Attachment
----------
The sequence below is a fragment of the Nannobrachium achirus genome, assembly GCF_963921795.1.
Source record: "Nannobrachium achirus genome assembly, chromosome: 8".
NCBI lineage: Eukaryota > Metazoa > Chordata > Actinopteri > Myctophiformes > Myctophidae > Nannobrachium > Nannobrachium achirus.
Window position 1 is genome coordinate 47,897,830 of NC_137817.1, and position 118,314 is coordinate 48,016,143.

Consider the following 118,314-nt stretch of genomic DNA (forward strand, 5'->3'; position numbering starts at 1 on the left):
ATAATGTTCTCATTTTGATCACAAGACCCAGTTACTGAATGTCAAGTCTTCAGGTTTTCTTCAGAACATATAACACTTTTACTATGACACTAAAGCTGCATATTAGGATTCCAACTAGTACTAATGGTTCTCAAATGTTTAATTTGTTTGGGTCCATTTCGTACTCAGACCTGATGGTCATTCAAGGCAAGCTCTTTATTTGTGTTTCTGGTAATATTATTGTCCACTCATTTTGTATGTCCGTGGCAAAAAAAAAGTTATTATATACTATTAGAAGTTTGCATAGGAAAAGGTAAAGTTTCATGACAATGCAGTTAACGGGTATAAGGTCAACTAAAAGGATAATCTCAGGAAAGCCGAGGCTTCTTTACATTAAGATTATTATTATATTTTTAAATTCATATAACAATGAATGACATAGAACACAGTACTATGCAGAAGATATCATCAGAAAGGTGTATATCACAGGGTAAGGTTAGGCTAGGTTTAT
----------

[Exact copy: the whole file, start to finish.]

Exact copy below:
The sequence below is a fragment of the Nannobrachium achirus genome, assembly GCF_963921795.1.
Source record: "Nannobrachium achirus genome assembly, chromosome: 8".
NCBI lineage: Eukaryota > Metazoa > Chordata > Actinopteri > Myctophiformes > Myctophidae > Nannobrachium > Nannobrachium achirus.
Window position 1 is genome coordinate 47,897,830 of NC_137817.1, and position 118,314 is coordinate 48,016,143.

Consider the following 118,314-nt stretch of genomic DNA (forward strand, 5'->3'; position numbering starts at 1 on the left):
ATAATGTTCTCATTTTGATCACAAGACCCAGTTACTGAATGTCAAGTCTTCAGGTTTTCTTCAGAACATATAACACTTTTACTATGACACTAAAGCTGCATATTAGGATTCCAACTAGTACTAATGGTTCTCAAATGTTTAATTTGTTTGGGTCCATTTCGTACTCAGACCTGATGGTCATTCAAGGCAAGCTCTTTATTTGTGTTTCTGGTAATATTATTGTCCACTCATTTTGTATGTCCGTGGCAAAAAAAAAGTTATTATATACTATTAGAAGTTTGCATAGGAAAAGGTAAAGTTTCATGACAATGCAGTTAACGGGTATAAGGTCAACTAAAAGGATAATCTCAGGAAAGCCGAGGCTTCTTTACATTAAGATTATTATTATATTTTTAAATTCATATAACAATGAATGACATAGAACACAGTACTATGCAGAAGATATCATCAGAAAGGTGTATATCACAGGGTAAGGTTAGGCTAGGTTTAT